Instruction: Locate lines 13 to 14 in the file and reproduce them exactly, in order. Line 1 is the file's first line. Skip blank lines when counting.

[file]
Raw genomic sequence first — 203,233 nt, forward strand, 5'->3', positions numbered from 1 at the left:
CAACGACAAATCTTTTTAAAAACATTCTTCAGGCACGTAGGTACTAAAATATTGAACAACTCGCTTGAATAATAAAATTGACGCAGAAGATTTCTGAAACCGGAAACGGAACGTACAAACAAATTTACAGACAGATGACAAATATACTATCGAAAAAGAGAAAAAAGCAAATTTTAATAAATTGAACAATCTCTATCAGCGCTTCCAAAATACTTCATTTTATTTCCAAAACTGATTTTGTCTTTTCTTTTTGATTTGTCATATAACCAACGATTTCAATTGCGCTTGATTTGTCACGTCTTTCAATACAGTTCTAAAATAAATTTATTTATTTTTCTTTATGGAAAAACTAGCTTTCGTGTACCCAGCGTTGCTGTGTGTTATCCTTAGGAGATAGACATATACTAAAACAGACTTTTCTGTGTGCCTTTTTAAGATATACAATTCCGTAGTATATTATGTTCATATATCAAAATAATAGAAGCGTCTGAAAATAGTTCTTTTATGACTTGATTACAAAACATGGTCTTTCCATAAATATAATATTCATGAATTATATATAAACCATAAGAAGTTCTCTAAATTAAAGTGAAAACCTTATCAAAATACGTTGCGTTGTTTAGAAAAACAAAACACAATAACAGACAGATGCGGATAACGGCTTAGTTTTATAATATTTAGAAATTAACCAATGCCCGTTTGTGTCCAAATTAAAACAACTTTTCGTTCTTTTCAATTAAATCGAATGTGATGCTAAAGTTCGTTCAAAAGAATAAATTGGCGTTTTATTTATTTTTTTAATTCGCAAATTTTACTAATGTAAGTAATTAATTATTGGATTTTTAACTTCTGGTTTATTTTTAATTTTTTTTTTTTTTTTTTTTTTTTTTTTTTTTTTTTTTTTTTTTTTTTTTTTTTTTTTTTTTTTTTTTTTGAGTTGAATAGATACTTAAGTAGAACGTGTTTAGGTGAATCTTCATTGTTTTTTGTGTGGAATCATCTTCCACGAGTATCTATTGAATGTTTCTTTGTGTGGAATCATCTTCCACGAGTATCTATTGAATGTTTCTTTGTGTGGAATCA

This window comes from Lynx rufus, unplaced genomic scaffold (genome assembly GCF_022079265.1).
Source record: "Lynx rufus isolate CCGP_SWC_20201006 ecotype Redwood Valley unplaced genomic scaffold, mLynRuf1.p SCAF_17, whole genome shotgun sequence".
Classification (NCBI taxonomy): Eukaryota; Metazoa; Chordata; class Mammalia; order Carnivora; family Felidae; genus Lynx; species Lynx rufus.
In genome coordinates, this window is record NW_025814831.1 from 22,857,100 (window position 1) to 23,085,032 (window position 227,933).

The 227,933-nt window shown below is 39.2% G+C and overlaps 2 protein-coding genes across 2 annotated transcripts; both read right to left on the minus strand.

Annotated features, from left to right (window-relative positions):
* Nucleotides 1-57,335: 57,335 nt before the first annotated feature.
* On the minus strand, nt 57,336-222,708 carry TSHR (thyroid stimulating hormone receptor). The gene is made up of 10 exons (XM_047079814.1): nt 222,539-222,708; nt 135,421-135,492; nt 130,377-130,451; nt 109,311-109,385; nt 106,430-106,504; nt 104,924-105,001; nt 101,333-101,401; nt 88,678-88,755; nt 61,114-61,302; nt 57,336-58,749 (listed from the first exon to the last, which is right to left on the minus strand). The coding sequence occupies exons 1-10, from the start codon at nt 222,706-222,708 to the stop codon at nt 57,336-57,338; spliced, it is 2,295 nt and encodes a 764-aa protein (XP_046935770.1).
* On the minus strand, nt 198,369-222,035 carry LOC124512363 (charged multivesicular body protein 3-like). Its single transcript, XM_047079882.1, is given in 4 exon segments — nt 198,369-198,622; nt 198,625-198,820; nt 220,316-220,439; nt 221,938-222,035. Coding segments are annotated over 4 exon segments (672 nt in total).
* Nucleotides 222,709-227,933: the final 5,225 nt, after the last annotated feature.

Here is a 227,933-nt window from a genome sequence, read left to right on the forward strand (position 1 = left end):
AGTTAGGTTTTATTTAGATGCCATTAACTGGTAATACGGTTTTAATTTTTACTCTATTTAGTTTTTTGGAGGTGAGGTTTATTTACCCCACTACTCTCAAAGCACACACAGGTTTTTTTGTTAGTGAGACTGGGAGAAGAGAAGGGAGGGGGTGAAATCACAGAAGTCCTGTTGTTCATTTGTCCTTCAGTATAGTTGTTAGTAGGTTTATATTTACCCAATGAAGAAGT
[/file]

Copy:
Here is a 227,933-nt window from a genome sequence, read left to right on the forward strand (position 1 = left end):
AGTTAGGTTTTATTTAGATGCCATTAACTGGTAATACGGTTTTAATTTTTACTCTATTTAGTTTTTTGGAGGTGAGGTTTATTTACCCCACTACTCTCAAAGCACACACAGGTTTTTTTGTTAGTGAGACTGGGAGAAGAGAAGGGAGGGGGTGAAATCACAGAAGTCCTGTTGTTCATTTGTCCTTCAGTATAGTTGTTAGTAGGTTTATATTTACCCAATGAAGAAGT